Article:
Aug 1, 2008 Table of Contents

Please note: This information was current at the time of publication. But medical information is always changing, and some information given here may be out of date. For regularly updated information on a variety of health topics, please visit familydoctor.org, the AAFP patient education Web site.

Information from Your Family Doctor

Labor and Delivery: What You Should Know

Am Fam Physician. 2008 Aug 1;78(3):343-344.

See related article on spontaneous vaginal delivery.

How can I get ready for labor and delivery?

Make plans and discuss them with your doctor. Make sure you know where to go when you are in labor. Many doctors work in groups; therefore, you may want to find out which doctors could deliver your baby.

You can read about pregnancy and prenatal care, or talk to your doctor. One good book to read is What to Expect When You're Expecting, 4th edition, by Heidi Murkoff and Sharon Mazel. You should take the vitamins your doctor has prescribed for you, eat a healthy diet, and continue regular exercise during your pregnancy if your doctor says that it is okay.

What should I know when I go to the hospital for delivery?

It is a good idea to know your doctor's name and your due date. You should also know if you have had any problems during this pregnancy or a previous pregnancy.

If you are near your due date, you have probably been tested for bacteria called group B streptococcus (GBS). GBS will not hurt you, but it may harm your baby. If you have it, your doctor will give you antibiotics during labor to help protect your baby. Tell the hospital staff if you have GBS.

When is the best time to deliver?

If you have an uncomplicated pregnancy, it's best to deliver when you go into labor on your own. You should talk to your doctor about the signs of labor and about when you should go to the hospital. If you do not go into labor before your due date, ask your doctor about inducing labor with medicine. It is usually not necessary to do this sooner than one to two weeks after your due date.

What can I do to make my labor more comfortable and go faster?

Each labor is different. Your labor with your first baby will probably be the longest. Some women think walking during labor speeds it up and makes them more comfortable. You can try different positions to see which is most comfortable and which helps you to progress. You should discuss this with your doctor before and during labor.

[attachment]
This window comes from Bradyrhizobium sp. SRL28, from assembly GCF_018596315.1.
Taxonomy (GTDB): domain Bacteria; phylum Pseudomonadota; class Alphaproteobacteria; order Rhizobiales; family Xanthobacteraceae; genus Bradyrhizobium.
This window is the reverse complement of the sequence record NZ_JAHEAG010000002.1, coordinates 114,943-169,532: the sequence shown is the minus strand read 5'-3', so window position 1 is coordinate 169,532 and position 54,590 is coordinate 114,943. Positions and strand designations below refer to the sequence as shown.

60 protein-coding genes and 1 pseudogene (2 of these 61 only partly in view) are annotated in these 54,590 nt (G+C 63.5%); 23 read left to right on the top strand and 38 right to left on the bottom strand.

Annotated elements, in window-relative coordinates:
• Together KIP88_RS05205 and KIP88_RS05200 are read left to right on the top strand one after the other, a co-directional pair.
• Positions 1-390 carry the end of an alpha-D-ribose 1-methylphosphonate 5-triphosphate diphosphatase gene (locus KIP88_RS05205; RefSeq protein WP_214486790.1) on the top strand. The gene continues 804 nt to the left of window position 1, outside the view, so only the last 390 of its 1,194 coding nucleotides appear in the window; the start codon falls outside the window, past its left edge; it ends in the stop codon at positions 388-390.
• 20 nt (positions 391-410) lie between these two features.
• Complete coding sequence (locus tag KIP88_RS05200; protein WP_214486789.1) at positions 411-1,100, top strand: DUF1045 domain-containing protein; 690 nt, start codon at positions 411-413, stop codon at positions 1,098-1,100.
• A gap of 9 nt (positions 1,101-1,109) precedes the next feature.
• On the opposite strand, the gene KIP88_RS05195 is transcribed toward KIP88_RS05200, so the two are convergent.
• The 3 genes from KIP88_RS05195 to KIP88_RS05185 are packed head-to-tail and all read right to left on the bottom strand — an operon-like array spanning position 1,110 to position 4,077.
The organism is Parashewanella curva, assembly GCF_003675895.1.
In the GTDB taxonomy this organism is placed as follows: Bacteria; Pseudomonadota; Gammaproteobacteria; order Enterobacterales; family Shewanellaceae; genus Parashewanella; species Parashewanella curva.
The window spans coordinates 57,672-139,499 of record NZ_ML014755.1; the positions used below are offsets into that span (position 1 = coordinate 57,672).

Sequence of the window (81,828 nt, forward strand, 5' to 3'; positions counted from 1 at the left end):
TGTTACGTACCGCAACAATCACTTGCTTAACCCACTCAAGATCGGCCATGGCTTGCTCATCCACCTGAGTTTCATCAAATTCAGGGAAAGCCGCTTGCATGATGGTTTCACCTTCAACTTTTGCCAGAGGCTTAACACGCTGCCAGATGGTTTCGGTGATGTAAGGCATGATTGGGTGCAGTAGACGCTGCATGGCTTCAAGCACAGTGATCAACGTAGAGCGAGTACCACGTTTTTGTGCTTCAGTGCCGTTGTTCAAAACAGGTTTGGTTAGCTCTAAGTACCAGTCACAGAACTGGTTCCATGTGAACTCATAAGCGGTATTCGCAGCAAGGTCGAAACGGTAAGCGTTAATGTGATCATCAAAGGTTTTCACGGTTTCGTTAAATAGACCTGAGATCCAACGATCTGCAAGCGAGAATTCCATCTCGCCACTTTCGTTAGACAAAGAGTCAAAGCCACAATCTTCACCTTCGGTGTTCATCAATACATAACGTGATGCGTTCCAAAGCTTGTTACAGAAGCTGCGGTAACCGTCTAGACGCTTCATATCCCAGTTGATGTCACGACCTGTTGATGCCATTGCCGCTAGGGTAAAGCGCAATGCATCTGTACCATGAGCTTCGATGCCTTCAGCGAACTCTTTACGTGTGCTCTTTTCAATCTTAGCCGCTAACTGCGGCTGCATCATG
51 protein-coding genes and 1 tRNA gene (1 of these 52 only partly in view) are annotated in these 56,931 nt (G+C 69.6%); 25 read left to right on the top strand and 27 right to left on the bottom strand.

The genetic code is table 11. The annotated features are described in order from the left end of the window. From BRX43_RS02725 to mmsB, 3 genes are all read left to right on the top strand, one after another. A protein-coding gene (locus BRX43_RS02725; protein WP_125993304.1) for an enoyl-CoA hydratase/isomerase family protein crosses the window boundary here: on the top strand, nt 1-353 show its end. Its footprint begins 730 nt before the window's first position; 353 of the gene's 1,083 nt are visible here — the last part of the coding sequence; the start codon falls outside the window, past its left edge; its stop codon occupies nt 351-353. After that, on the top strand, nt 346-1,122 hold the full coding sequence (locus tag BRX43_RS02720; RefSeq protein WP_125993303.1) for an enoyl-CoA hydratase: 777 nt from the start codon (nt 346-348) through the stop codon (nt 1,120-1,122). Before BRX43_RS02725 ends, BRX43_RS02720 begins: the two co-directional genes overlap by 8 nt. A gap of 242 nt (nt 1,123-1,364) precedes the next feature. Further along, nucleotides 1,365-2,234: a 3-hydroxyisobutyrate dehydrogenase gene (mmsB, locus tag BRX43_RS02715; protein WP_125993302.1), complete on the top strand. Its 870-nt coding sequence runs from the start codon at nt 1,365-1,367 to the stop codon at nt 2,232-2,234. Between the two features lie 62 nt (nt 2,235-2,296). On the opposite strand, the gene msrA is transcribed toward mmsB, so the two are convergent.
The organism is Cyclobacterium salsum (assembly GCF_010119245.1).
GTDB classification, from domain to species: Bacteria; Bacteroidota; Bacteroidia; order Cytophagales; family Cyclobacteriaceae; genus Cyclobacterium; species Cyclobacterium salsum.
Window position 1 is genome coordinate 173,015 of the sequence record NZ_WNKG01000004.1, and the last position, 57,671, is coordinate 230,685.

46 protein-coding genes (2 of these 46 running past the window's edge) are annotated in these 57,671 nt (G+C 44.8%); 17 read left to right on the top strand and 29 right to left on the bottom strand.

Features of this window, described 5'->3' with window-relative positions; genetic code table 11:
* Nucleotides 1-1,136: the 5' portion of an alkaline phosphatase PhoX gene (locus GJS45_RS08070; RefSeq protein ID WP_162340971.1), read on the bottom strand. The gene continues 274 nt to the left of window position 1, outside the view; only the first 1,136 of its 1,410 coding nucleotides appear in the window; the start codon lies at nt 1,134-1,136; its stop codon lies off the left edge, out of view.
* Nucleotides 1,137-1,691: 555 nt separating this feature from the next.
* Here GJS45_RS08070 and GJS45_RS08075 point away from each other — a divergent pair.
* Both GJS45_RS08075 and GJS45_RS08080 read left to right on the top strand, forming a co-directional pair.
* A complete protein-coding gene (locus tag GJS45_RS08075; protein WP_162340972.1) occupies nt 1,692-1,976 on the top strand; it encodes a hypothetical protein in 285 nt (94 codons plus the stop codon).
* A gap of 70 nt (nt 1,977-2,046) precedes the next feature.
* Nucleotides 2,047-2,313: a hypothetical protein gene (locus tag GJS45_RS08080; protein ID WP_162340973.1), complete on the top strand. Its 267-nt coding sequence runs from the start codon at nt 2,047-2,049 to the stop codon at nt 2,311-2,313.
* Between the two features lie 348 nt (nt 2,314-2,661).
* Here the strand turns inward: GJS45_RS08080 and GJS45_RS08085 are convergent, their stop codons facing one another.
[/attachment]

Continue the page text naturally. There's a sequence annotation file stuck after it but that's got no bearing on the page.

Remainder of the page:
You should also talk to your doctor about pain control and about what options will be available at your hospital. You may want to try massage, showering, walking, different positions, or medicines that you can take by mouth or through an IV. Epidurals are used at some hospitals to treat pain during labor. When you get an epidural, pain medicine is given through a small tube into your lower back. This helps to control the pain, but it may make your legs feel numb and weak like they have “fallen asleep.”

What is the best way to deliver my baby?

There are many different ways to deliver babies. There is not just one right way. You should ask your doctor what to expect when you are in labor. You and your doctor can decide what is best for you.

Where can I get more information?

Your doctor and the hospital where you will deliver

American Academy of Family Physicians

http://familydoctor.org

WomensHealth.gov

http://www.womenshealth.gov


This handout is provided to you by your family doctor and the American Academy of Family Physicians. Other health-related information is available from the AAFP online at http://familydoctor.org.

This information provides a general overview and may not apply to everyone. Talk to your family doctor to find out if this information applies to you and to get more information on this subject.

Copyright © 2008 by the American Academy of Family Physicians.
This content is owned by the AAFP. A person viewing it online may make one printout of the material and may use that printout only for his or her personal, non-commercial reference. This material may not otherwise be downloaded, copied, printed, stored, transmitted or reproduced in any medium, whether now known or later invented, except as authorized in writing by the AAFP. Contact afpserv@aafp.org for copyright questions and/or permission requests.

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